Local photo group reflects on 10 years of creating art.
By David Lynch
It’s a cluttered room. A red light outside – the kind that suggests deeply mechanical processes at play – marks the
front door. A bicycle hangs above the entrance. Inside is a crowded mess of people and equipment: It’s a bit overwhelming, and seemingly haphazard.
And yet, the work produced here is nothing short of exquisite.
Outside, photographers Rip Williams and Mark Lies discuss the most readily accessible solution on hand to create an effect to denote a tractor beam being emitted from a spaceship overhead.
“Would the most powerful alien beam that we have be –” Lies begins.
“The 1600,” Williams finishes, suggesting a piece of equipment bright enough to turn night into day.
“And in full power, with a 10-degree stem … would it look like a beam?”
But Lies isn’t done. He needs his idea to come to life, to manifest itself.
“Would you have anything that would look like a beam?” Lies asks.
The two contemplate, some more photography equipment lingo is tossed around, then Williams suggests something unexpected, but utterly appropriate.
“Just do it with a flashlight,” he suggests. “A flashlight would be the narrowest beam you’re going to get.”
That’ll work. After all, Lies is already holding a silver vegetable steamer to stand in as the flying saucer. Even the Guerrilla Photo Group’s Photographer of the Year has to improvise.
This exchange, on a microcosmic level, is what GPG – officially 10 years strong – is all about: collaborating in bringing creative concepts to life in an environment where, although it’s an essential value of GPG, “education” almost seems like too formal a word to describe it all.
“Some people really gravitate toward teaching the skillset that they know, and some people really gravitate toward organizing things like the art committee and putting together the art exhibitions,” said Williams, the founder of Guerrilla Photo Group. “It gives everybody a spot, something to participate in.”
Williams, who worked for many years as a marketer of big-name liquor brands such as Bacardi and Samuel Adams, said he began the group in 2006 on ideals of mentorship, networking, collaboration and exhibition.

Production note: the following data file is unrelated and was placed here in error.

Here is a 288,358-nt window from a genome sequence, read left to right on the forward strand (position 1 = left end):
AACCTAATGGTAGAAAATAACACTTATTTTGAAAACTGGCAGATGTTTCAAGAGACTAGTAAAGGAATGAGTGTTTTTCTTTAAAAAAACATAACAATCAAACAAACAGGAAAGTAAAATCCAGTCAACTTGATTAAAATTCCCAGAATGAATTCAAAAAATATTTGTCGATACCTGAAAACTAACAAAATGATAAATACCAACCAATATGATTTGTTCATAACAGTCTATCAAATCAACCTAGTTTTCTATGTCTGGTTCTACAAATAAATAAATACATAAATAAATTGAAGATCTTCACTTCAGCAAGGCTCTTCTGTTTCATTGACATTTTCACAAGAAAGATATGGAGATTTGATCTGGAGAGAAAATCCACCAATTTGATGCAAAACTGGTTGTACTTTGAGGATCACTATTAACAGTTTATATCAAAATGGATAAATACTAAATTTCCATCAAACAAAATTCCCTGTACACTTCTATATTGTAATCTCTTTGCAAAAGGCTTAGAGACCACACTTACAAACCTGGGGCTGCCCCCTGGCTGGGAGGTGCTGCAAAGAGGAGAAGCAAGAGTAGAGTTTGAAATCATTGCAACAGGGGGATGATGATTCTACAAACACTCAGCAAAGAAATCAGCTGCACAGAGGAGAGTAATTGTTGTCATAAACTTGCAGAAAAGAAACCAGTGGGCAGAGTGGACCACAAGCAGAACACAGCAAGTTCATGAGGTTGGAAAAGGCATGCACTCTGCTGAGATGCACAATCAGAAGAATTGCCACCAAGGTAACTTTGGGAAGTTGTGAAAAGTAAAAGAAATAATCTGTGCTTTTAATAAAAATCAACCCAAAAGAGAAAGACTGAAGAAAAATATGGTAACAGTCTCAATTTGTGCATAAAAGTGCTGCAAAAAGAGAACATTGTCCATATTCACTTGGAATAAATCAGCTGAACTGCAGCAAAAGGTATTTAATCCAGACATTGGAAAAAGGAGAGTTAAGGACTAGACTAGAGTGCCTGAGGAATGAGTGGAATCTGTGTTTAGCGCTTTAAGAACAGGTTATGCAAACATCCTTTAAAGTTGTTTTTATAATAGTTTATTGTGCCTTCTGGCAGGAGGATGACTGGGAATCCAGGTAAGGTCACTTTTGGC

While GPG has remained faithful to those core values over the last decade, it has simultaneously functioned on the concept that each role in the photography process is equally important. In that spirit, the photographers are considered as vital as the models, as the makeup artists, as the hair stylists and clothing designers.
Five specific “portions of the community that we serve,” Williams said, manifest in GPG’s logo – a five-pointed star modeled after the moving shutter of a camera.
And they’re not mutually exclusive within group; it’s common for professionals of one area to become enticed amateurs in another, devoting their time and creative energy to a different aspect of the process.
Annalee Davey, who started out as a model with the group, said she eventually picked up a camera and “hasn’t put it down since.”
It’s a common sentiment echoed by the group’s active members: not only has GPG allowed them to express their creativity, using their talents in the process, but it’s offered the opportunity of exploring other avenues of photographic creation.
“The last show that we put on, I actually did makeup,” Davey said, and added that she still models for the group as well.
“I don’t prefer to model, but people ask me and I say yes because this group has helped me build a lot of confidence in myself and my abilities,” she said. “I’ve pushed myself, and Rip has pushed me to push myself.”
GPG’s five-pointed logo is, as shown by Davey’s experience, perfectly representative of the group and the experiences that can be had by participating in it. No one point on the star is greater or lesser than the others; they work in tandem, just like the different niches filled by GPG members who work to produce eye-catching photographs.
Too often, Williams said, it’s the photographers and models who have the moment of inspiration for a shoot, which they fine-tune and formulate deeper. Only after that are hair stylists and makeup artists brought in to help bring the concept to life.
The group’s recent 10th Anniversary Show, which was on display at the Albuquerque Press Club, turned that concept on its head.
In addition to providing an intimate look at the group and its members, the exhibit emphasized the group of artists whose work is just an integral to photography as the models and photographers themselves.
And the exhibit wasn’t shy about the unorthodox manner in which the works were created – it’s right there in the name.
“What we did was say, ‘We don’t want any of that. Only the makeup artists and hair stylists, you guys drive the creative, come up with what you want to do, and then you build the team of photographers and models,’” Williams said. “So we made the show About Face wholly predicated on the concept of makeup artists themselves and the hair stylists themselves.”